Monday, September 20, 2010

Is The Answer To Global Warming The Growing And Storage Of Green Plant Matter?

From "Could the garbage heap help save us from global warming?" by Hugh Price, Washington Post, September 18, 2010:
With an overabundance of carbon dioxide in the atmosphere, it is reasonable to ask, "Where are the plants?" Why hasn't the Earth's vegetation grown larger and faster to absorb the additional CO2? The answer is that it probably has. Some of the 20th century's improvement in crop yields may be due to higher concentrations of CO2 in the atmosphere. Nevertheless, eventually those plants die or are eaten, returning their carbon to the atmosphere. To remove CO2 from the atmosphere, the plant material has to be prevented from decomposing.
In 2009, the combined U.S. production of corn, wheat and soybeans was 487 million metric tons. That production measures the usable part of the plants. It is reasonable to believe that there is at least as much material in unused stalks and leaves. If just this material were stored rather than burned or plowed under, it could compensate for almost a quarter of the U.S. carbon footprint. The Mountaineer Power Plant could match the captured carbon of its high-tech approach by piling up the plant waste from 12,000 acres of farmland, at a tiny fraction of the cost.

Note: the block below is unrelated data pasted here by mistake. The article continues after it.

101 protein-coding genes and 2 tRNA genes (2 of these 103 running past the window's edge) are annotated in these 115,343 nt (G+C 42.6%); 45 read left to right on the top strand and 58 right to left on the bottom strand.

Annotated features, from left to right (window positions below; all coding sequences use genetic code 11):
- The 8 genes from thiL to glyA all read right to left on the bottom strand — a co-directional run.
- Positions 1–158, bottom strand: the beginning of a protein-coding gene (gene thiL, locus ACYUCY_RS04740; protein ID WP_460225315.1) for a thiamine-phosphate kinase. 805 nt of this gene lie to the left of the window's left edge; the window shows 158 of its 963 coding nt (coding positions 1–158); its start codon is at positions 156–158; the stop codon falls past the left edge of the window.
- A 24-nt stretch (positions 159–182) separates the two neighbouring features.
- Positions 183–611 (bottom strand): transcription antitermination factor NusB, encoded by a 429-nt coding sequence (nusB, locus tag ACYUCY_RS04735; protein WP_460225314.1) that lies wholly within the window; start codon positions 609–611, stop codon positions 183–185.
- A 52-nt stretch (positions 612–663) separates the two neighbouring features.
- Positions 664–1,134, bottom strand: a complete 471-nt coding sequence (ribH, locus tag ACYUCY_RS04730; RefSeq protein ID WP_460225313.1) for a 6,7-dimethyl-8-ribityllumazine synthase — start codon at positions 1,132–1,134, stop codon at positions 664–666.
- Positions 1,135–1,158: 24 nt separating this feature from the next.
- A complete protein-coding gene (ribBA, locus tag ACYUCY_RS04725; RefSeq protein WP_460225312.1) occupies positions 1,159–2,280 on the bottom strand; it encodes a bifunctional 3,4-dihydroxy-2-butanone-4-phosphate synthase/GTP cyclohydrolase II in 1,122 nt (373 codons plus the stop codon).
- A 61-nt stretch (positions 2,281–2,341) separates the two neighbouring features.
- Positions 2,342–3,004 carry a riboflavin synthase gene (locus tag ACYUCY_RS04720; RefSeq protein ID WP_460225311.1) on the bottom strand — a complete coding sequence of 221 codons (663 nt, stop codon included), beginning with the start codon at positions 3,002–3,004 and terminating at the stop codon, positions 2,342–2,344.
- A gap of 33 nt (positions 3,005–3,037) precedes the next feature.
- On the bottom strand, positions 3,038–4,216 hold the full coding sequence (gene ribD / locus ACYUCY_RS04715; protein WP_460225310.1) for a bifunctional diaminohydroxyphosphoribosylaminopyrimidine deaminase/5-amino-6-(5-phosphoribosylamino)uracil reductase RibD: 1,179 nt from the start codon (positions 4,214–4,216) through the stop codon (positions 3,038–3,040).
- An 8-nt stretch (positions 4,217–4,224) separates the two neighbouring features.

The biggest problem with this approach may be that it's so low-tech. No green-technology subsidies are required, so there may not be a natural constituency for it. On the other hand, environmentalists should love it. What could be greener than growing plants? And for those concerned about the economy, this approach provides a low-cost method of reducing the country's carbon footprint without increasing the cost of energy. It is also reversible. If current concerns about CO2 concentrations turn out to be unwarranted, the stockpiled material will be readily available for use. What could be simpler?
Read the complete Washington Post article here.

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